There is also an anti-incumbency factor against the BJP. Although it is not in power in the state now, it has ruled Rajasthan for 28 years since 1995 before the current Congress came to power in 2018 and it has faced criticism for its poor management of the Covid-19 pandemic, rising unemployment, high inflation, low economic growth and rampant crime. The party has also failed to address the issues of farmers, backward classes, women and minorities. That and the fact that Raje could divide the BJP vote could be factors that could go against the party and favour the Congress.

In Telangana, a state that was formed in 2014 after a long and intense movement for a separate statehood from Andhra Pradesh, neither the BJP nor the Congress have any significant possibility of gaining ground. The ruling regional party, Telangana Rashtra Samithi (TRS), has dissolved the assembly and called for early polls, hoping to cash in on its popularity and avoid any anti-incumbency. The TRS is confident of retaining power on the basis of its welfare schemes and development initiatives, especially for farmers and backward classes. The main opposition is the Congress-led alliance, which includes the Telugu Desam Party (TDP), the Communist Party of India (CPI) and the Telangana Jana Samithi (TJS). The alliance is challenging the TRS on the issues of unemployment, corruption and family rule. The BJP is also trying to increase its presence in the state, where it won only five seats in 2014. But some opinion polls have given a comfortable majority to the TRS, while others have suggested a tight race.

In the northeastern state of Mizoram the Mizo National Front (MNF), which is a regional party that follows the Mizo nationalist ideology, is in power with the party’s leader Zoramthanga as the chief minister. The MNF won 26 seats out of 40 in 2018. While the Congress has a bigger presence than the BJP in the state, recent inter-tribe violence and conflicts in another northeastern state, Manipur, could influence which way Mizo voters would swing. There could be mistrust and lack of faith in central parties such as the Congress and BJP and that could go in favour of regional parties such as the MNF.

In Chhattisgarh, another central Indian state, the Congress came to power in 2018, after winning 68 out of 90 seats by ousting the BJP, which got only 15 seats. The current chief minister of Chhattisgarh, Bhupesh Baghel, is expected to lead his party to another victory in the state over the BJP.

So, let us suppose the BJP fares badly in next month’s elections. Say, it loses in Madhya Pradesh, Rajasthan, and Chattisgarh, and fails to make any significant inroads in Telangana and Mizoram, what would that mean for Modi when he braces up for the parliamentary elections in May? Would the semi-finals have a bearing on the finals?

There are many who go by the logic that Indians vote differently in their state elections where local issues dominate and differently at the central level where it is Modi’s personality, image, and the confidence he exudes that will matter (in most opinion polls he emerges as by far the strongest Indian political leader).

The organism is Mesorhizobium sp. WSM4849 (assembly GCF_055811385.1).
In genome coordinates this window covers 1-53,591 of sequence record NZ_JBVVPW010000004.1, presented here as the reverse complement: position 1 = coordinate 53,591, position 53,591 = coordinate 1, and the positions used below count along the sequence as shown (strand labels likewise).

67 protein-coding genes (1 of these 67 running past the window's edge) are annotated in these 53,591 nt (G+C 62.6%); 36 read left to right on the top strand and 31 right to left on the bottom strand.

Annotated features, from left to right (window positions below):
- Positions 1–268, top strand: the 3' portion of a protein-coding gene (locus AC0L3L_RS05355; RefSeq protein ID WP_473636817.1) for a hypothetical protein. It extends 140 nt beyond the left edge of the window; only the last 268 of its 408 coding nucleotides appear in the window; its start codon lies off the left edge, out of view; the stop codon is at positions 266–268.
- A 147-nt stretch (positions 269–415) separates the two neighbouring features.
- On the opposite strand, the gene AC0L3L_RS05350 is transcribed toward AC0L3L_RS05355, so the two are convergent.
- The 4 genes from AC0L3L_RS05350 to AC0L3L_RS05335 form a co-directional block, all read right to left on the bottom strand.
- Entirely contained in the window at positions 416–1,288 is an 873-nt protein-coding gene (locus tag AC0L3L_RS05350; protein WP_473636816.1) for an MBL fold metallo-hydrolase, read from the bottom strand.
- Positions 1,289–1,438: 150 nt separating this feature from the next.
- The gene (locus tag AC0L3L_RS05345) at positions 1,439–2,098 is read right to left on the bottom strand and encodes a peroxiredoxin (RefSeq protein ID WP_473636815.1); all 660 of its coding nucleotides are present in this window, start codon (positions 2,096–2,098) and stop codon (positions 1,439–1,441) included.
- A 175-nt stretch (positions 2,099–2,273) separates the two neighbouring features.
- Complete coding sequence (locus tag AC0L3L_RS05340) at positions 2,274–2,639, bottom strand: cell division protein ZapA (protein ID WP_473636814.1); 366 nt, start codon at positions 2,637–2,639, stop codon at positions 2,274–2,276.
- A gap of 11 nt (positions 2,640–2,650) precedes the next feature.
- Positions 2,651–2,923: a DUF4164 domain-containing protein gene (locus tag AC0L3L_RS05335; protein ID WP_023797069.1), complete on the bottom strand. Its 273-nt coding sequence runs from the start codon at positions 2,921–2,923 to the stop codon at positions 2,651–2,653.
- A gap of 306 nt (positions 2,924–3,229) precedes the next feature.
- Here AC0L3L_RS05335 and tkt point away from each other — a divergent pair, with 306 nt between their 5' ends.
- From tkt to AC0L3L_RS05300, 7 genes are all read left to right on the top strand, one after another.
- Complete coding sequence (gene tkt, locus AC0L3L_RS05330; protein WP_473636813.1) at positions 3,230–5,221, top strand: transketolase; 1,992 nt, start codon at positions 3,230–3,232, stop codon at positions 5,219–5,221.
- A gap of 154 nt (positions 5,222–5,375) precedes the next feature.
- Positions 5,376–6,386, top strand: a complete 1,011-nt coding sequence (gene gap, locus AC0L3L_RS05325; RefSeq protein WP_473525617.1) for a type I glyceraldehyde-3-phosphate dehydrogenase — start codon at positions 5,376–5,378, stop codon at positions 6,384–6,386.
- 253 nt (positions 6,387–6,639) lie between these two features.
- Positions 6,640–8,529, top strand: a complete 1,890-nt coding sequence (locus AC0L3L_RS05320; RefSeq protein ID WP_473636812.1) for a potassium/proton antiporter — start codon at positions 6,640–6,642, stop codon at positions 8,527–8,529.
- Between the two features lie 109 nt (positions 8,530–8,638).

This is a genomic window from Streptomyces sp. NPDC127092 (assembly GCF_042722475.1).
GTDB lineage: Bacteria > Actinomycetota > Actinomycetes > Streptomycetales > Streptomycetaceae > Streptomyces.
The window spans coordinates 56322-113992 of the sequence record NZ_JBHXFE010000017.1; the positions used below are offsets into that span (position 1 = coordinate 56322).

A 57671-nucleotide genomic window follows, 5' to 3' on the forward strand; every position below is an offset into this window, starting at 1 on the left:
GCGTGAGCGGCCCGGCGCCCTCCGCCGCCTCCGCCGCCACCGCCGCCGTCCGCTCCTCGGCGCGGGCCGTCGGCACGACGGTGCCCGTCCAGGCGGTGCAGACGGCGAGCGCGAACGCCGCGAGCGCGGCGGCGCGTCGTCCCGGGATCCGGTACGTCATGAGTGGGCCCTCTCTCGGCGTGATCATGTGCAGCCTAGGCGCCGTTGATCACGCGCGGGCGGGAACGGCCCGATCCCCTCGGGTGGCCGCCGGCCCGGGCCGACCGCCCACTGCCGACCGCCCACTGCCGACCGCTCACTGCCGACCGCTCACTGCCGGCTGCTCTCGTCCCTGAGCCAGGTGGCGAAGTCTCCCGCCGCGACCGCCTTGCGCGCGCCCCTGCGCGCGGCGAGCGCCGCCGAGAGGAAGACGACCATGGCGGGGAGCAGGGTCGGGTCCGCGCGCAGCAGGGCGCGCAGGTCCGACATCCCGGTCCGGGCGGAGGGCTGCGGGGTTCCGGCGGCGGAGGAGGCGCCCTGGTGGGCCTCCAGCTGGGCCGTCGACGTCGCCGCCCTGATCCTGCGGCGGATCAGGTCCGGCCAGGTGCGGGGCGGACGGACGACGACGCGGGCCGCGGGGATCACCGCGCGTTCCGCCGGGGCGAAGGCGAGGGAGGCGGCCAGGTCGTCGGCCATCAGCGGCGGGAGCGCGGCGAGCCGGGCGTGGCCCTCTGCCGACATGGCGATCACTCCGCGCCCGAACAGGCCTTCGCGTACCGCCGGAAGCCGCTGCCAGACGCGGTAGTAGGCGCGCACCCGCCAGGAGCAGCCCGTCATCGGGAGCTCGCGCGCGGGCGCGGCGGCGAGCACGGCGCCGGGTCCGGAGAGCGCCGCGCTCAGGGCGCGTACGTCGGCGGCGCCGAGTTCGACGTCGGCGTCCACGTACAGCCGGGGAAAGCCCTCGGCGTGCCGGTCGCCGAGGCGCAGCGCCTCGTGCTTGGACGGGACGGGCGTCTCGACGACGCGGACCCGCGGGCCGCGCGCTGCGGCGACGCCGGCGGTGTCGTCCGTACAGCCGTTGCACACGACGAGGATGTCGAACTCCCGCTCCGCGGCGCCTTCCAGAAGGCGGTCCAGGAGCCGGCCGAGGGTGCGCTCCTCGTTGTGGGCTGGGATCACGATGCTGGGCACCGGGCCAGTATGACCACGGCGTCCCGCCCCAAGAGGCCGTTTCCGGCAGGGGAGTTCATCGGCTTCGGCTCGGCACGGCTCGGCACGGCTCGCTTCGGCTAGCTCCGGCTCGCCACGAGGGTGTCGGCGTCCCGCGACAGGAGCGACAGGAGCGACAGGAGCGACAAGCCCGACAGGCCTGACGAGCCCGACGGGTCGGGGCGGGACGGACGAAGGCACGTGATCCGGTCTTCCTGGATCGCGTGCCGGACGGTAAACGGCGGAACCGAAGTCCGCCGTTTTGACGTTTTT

The other thing is what has become known as the TINA (or There is No Alternative) factor. Coined in the 19th century by the classical liberal thinker and Darwinist Herbert Spencer, the phrase is associated with the policies and persona of the Conservative British Prime Minister Margaret Thatcher. Thatcher used this phrase in a speech to the Conservative Women’s Conference on May 21, 1980, where she appealed to the notion saying, “We have to get our production and our earnings into balance. There’s no easy popularity in what we are proposing but it is fundamentally sound. Yet I believe people accept there’s no real alternative.”

While the phrase is often used in political and financial contexts to justify decisions, in the Indian political context it could be interpreted as there being no alternative to Modi when it comes to the parliamentary elections.

The Modi government has been in power for nine years. During this time, it has introduced some long-awaited reforms in the country. Some of its achievements include the Goods and Services Tax (GST), the Insolvency and Bankruptcy Code (IBC), and the Swachh Bharat campaign. The Indian economy has witnessed an impressive rise, and India is now the fifth largest economy in terms of GDP. However, the Modi government faces a plethora of challenges such as unemployment, inequality, farmer distress, and rising inflation. There has also been an increase in communal tensions, especially between the majority comprising Hindus (80% of the population) and Muslims (a bit less than 15%).

Yet, there is no obvious alternative to him. The alliance of 26 Opposition parties, fashioned under the acronym, I.N.D.I.A., which also includes the Congress, intends to fight the BJP in the parliamentary elections as a united front but is itself riddled with rivalries, differences, and lack of consensus. More importantly, it does not have a personality that it could project to take on Modi. Will what happens in the semi-finals affect what happens in the finals? Probably not.